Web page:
However, because electricity consumption systems are based on alternating current, there has to be a converter station at each end of the direct current cable, adding to the construction costs. Still, the supergrid idea has taken hold, with in-depth studies from the European Commission and the Royal Society, among others. Needless to say, there are different points of view.
Some want the supergrid to simply link up national networks as they are modernized and get "smarter" with domestic devices that allow them to more closely monitor and then manipulate demand by, say, timing a refrigerator to switch off for a couple of hours to save power but without damaging the food inside.
There are meters that essentially show consumers how much it costs to switch on each light or electric appliance. In trials, these have been shown to cut household electricity demand by about 10 percent. However, there have not been long-term tests in Europe, and there is a feeling in some quarters that long-term exposure would not lead to a sustained reduction of that order of magnitude.
Further into the future, there are so-called "smart meters" appliances that can communicate with the energy supplier. These raise what is called the "Big Brother" issue, because these meters and their associated intelligent appliances tell electricity suppliers how much power is being used by whom and when.
Italy leads the way
Enel, Italy's largest utility, has installed 32 million advanced meters throughout Italy since 2001 and will begin replacing 13 million older meters in Spain with new advanced ones next year.
"We think we have the developed the largest smart grid network in the world," said Livio Gallo, head of Enel's Infrastructure and Networks Division. The meters and supporting management systems tell consumers how much electricity they are using and how prices are changing during the day, and they can adjust customers' usage automatically to reduce costs and ease strains on the transmission network.
"One of the major objectives of the smart grid concept and solution -- and we are working very hard on it -- is to have the customers actively participate in the energy market," he said. "You have to establish a two-way communication with your customers in order to keep them informed about their consumption profile [and] their generation profile if they have photovoltaic on the roof."
The $3 billion investment in new meters and systems enabled Enel to cut meter reading and operating costs and improve maintenance. "The investment was paid back," Gallo said.
Enel is also working with other large power distributors in Germany, Spain, France and Scandinavia on plans for a multi-nation smart grid pilot project involving 300,000 customers, testing advanced meters, electric car recharging and management of renewable energy.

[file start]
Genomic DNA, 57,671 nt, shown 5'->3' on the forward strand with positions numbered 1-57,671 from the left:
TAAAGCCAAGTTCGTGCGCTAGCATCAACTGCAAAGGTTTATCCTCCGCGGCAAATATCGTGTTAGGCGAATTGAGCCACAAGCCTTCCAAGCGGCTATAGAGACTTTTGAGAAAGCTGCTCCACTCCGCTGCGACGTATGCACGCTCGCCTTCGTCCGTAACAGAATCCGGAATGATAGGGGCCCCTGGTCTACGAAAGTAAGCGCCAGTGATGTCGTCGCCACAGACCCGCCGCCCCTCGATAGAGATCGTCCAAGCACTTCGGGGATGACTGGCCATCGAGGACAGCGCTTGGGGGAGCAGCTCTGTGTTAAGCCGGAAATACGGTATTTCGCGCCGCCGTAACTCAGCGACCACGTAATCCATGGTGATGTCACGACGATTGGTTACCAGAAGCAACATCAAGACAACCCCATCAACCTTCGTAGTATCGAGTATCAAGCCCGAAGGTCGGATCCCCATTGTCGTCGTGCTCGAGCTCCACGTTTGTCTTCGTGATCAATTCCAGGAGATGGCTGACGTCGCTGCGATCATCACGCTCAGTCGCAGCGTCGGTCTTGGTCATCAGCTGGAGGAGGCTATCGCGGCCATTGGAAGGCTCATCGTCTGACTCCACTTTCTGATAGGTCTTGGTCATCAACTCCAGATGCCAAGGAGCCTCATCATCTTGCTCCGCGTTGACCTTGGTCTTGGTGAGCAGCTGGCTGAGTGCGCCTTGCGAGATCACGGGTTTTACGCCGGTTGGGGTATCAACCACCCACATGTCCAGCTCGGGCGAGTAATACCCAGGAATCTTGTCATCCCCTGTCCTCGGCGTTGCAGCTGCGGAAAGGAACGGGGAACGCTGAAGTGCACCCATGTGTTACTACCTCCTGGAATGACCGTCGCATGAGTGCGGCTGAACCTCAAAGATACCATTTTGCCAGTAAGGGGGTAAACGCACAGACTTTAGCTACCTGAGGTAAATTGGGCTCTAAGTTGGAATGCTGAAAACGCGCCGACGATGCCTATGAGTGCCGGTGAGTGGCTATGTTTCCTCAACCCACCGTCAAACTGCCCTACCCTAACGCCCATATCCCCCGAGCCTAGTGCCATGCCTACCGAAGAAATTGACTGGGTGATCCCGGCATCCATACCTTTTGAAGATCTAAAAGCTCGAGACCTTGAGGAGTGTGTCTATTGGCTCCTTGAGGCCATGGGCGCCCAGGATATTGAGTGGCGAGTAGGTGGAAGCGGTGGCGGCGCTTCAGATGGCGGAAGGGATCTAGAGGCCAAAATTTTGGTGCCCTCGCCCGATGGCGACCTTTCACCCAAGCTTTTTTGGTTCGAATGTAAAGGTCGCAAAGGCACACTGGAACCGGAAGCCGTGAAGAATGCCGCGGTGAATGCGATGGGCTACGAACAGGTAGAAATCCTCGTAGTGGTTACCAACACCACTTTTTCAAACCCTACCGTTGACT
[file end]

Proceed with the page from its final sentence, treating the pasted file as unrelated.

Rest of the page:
The three-year project could lead to a rollout of smart grid technology throughout Europe if the European Commission adopts the plan and the financing is available. "The question is, who is going to pay for this? Everyone is asking that question," he said.
At the other end of the supergrid scale, the view is that it should be a completely new entity sitting directly over all the national grids.
This suggestion, which is part of the Royal Society's outline, raises questions among power producers, which could see their least efficient plants being forced to close. It also raises political hackles with many countries looking more to energy self-sufficiency than to interdependence.
Supergrid's super vision
Among the most visionary of the supergrid proposals is that from the Desertec Foundation -- a multinational think tank whose members come from 21 countries, from Algeria to the United Kingdom, and range from academics to lawyers, scientists, diplomats and businessmen.
Its vision is a high-voltage direct-current network linking Europe and Scandinavia to the Sahara, with concentrating solar power array farms across the deserts of North Africa and the Middle East pouring power into the system -- as well as keeping enough for themselves -- while Europe's wind, photovoltaic, biomass, hydro and geothermal sources also cycle in to fill overall power demands.
And it is not restricting its vision to Europe. It also has its sights on latent desert solar power in China, Australia, the United States and India. "Within six hours," says the foundation's Web site, "deserts receive more energy from the sun than humankind consumes in a year."
But for Kevin Anderson, director of Britain's respected Tyndall Centre for Climate Change Research, mega-projects like this risk being a diversion from the more urgent bid to stop the world from warming to crisis levels due to burning fossil fuels for power and transport.
"The real concern is that this distant technological utopia is a dangerous distraction from the pressing need to get our emissions down very quickly now," he said.
"Even the most optimistic views do not anticipate anything happening much before 2030 -- and that is far too late," he added. "Our research show that if we are to have any chance of keeping temperature rises this below 2 degrees Celsius above preindustrial levels, we have to start cutting carbon sharply well before that, or it will simply be too late."